David Dayen’s update on the effects of COVID-19, and all things political
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Unsanitized: The COVID-19 Report for Nov. 5, 2020
What Does the Election Mean for Stimulus?
It means a smaller set of relief, unfortunately, though that’s better than gridlock
The economy needs a lot, and it's poised to get... a little. (Gabriele Holtermann/Sipa via AP)
First Response
I am returning to the coronavirus beat today, and look what’s here to greet me: 100,000 new cases in a day, the first time that has happened. I’d have thought it’d be more poetic for that to occur on Election Day, but alas, it was the day after. And with Donald Trump finally treating something like a war—the recount of votes that didn’t choose him for president—I would expect no policy changes from the top or even in the states to get a handle on this. We are riding without brakes, headlong into a fantasy of herd immunity. The vaccine couldn’t come sooner, because common sense won’t save us.

You can expect some economic erosion to accompany the case spike, even if it was just through lower productivity from those infected and sidelined. Of course, you would expect a demand depression as well, as at least some people hole up in their homes and stay out of restaurants and stores.

The economic indicators I’ve been looking at this week have definitely made me anxious. AMC Theaters, with sales revenue down 91 percent, is desperately trying to fend off bankruptcy, while two major mall landlords filed for it. So did Friendly’s, the east coast ice cream chain of my youth. Nike is the latest large employer to cut jobs at its headquarters. Weekly initial unemployment claims just aren’t going down that much, and there are 21.5 million Americans receiving some form of unemployment.

More than half of those unemployment recipients will lose benefits completely at the end of the year. Two programs created by the CARES Act—Pandemic Unemployment Assistance (for gig workers and independent contractors) and Pandemic Emergency Unemployment Compensation (extended benefits)—currently cover 13.3 million people, and they expire December 31.

So it’s therefore interesting, and important, that Mitch McConnell is now calling an economic relief package his top priority in the lame duck session that will begin next week. “We need another rescue package… and we need to do it before the end of the year,” McConnell said. This is a reversal from when he delayed talk of stimulus to 2021.

What exactly is different between doing a stimulus in the lame duck as opposed to next year? On the one hand, McConnell will have at least one more Republican senator on his side in the lame duck. He also has a Republican president. On the other hand, the GOP picked up seats in the House, giving Nancy Pelosi (or a replacement?) less of a free hand in negotiations. I could argue either way, actually, for when McConnell would be in a better position for stimulus. Of course, there’s an outside shot, however remote, that Democrats sweep special elections in Georgia in January and McConnell has no bargaining power. And that might be enough to tip the scales.

Doing stimulus now means it probably looks a lot like McConnell’s last offer, which topped out at around $500 billion. McConnell certainly doesn’t have to listen to a lame duck president’s request, and the negotiations will more likely proceed between the House and the Senate, rather than the House and the White House.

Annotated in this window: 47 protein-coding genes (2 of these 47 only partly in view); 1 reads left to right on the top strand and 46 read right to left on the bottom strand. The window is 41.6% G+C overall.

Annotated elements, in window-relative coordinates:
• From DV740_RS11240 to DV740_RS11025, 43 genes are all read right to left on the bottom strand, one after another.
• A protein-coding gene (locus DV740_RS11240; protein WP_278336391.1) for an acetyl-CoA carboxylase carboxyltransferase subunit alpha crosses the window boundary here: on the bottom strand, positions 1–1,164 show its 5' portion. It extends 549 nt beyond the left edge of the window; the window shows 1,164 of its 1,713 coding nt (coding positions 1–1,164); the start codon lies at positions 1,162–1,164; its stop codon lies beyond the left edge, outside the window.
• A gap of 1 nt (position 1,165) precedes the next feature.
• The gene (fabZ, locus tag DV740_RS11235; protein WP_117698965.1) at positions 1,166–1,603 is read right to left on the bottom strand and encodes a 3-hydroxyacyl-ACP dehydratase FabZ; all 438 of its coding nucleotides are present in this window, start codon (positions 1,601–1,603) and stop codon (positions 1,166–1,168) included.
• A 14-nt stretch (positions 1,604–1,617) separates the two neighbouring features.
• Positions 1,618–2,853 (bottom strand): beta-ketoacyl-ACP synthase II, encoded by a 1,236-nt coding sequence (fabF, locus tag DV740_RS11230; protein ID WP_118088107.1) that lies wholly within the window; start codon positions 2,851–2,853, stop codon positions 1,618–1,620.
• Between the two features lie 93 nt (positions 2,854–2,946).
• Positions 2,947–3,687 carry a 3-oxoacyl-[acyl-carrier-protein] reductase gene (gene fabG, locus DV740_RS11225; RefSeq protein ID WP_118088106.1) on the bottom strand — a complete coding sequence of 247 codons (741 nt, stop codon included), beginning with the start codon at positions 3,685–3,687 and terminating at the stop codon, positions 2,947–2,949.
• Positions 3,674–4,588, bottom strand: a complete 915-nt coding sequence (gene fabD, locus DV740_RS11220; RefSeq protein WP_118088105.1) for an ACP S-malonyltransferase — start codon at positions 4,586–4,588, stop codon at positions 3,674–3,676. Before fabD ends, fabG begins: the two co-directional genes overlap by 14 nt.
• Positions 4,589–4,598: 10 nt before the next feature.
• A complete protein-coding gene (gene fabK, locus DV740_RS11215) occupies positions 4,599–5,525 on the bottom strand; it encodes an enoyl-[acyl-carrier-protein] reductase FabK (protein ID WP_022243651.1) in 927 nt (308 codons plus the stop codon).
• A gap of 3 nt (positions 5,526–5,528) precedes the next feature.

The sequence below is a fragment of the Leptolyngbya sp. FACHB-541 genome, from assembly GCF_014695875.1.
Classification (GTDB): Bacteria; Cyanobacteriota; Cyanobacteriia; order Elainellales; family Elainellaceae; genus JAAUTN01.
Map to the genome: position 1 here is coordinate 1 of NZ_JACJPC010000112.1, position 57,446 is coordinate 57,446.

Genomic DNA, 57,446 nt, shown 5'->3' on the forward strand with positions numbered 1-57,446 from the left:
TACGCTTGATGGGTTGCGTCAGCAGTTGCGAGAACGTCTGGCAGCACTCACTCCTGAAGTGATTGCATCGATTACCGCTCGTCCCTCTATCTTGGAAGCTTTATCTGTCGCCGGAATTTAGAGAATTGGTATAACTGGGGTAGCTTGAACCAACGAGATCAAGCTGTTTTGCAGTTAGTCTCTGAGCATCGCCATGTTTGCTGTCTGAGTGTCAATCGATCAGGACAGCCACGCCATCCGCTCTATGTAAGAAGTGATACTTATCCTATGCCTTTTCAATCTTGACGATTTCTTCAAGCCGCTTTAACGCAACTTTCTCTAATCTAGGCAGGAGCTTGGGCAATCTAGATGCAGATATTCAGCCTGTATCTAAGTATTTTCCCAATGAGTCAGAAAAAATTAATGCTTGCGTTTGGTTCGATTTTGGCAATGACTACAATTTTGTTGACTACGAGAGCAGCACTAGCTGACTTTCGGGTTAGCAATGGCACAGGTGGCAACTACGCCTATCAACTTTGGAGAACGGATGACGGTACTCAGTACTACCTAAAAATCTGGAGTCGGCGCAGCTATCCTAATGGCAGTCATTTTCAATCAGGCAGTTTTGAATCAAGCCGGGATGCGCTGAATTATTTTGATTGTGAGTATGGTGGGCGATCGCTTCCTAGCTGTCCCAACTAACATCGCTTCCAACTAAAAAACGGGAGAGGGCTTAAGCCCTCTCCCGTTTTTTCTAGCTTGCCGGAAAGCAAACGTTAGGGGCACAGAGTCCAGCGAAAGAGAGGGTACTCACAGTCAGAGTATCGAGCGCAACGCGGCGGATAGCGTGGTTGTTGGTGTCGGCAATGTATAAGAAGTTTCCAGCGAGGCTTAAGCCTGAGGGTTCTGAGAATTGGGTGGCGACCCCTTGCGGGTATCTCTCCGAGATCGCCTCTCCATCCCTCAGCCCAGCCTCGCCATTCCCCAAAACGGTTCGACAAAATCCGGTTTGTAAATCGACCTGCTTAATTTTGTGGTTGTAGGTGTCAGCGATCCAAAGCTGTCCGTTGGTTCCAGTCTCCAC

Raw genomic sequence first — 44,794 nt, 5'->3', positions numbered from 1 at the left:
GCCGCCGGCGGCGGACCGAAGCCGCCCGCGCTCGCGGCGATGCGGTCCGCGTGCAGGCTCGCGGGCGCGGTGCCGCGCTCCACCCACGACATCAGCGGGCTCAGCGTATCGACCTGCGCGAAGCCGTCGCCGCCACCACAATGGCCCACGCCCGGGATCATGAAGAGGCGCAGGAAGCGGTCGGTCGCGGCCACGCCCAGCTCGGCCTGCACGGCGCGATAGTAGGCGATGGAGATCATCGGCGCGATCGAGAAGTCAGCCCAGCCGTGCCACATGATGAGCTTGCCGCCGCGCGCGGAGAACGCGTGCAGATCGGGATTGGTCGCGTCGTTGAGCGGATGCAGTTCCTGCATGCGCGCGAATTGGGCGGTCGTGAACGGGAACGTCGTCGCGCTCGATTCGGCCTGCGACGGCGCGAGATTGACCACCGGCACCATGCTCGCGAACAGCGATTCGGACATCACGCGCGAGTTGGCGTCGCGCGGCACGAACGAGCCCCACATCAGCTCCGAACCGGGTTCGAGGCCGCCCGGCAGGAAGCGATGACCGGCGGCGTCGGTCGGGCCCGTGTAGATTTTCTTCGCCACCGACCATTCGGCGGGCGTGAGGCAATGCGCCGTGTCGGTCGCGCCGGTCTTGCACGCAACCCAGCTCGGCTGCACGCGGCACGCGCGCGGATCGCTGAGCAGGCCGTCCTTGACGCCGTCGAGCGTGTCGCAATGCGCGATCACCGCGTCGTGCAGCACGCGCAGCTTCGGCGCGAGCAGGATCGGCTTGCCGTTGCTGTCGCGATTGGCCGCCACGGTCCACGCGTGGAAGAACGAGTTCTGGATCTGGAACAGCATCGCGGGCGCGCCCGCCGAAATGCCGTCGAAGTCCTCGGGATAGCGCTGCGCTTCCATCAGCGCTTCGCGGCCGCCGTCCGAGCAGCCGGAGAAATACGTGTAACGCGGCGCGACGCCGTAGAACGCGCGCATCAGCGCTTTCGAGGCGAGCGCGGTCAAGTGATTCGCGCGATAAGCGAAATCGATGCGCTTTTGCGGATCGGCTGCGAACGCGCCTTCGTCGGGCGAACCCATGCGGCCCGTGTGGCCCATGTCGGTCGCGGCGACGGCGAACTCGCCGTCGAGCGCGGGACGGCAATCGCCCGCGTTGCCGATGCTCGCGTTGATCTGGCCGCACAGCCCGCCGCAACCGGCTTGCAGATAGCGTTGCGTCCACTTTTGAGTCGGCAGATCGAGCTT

But McConnell also wants something else: an omnibus spending bill before the December 11 deadline for funding the government, which gets appropriations done through September. That does a couple things. First of all, it locks in the budget so Biden’s incoming team doesn’t get any say on it. Second, on the (again, remote) chance of a 50-50 Senate, it removes the possibility (I think, not entirely certain) of budget reconciliation for the 2021 budget year. That would mean that a Democratic trifecta would have to wait until later in the year for a reconciliation bill.

The omnibus, then, is a pretty big prize, enough for Pelosi to negotiate something better than McConnell’s skinny relief bill. For the first time, McConnell suggested that some state and local relief could be included in the package, and sounded relatively conciliatory (“I don’t get to make the final decision… we have to deal with the Democrats”), though of course this was for media consumption. He did add his desire to do targeted rather than blanket relief, so I’d say the $1,200 checks are out. The working assumption is that you’ll get a final compromise in the $1 trillion range.

Investors should be disappointed with that, because it’s highly unlikely to fill the hole in demand needed to keep the economy upright, but they’re so happy with the notion that they won’t have to give back any tax cuts that they don’t care. So there’s no real outside pressure to move the number that much higher, and liberal minds are more concentrated on getting votes counted and parrying lawsuits at the moment.

It’s definitely positive that we may not go into next year without any fiscal aid, and just extending those two unemployment programs for millions of people would be unequivocally positive. It is depressing though: twelve years after the financial crisis, we’re staring once again at a too-small economic rescue, in a moment when other countries are stepping up for their citizens. Look at the UK, where Boris Johnson is guaranteeing payroll support. This is a case that’s not necessarily driven by neoliberal lowering of ambitions, however; it’s driven by the lack of leverage from the results of Tuesday night. Elections have consequences.

Days Without a Bailout Oversight Chair
Today I Learned

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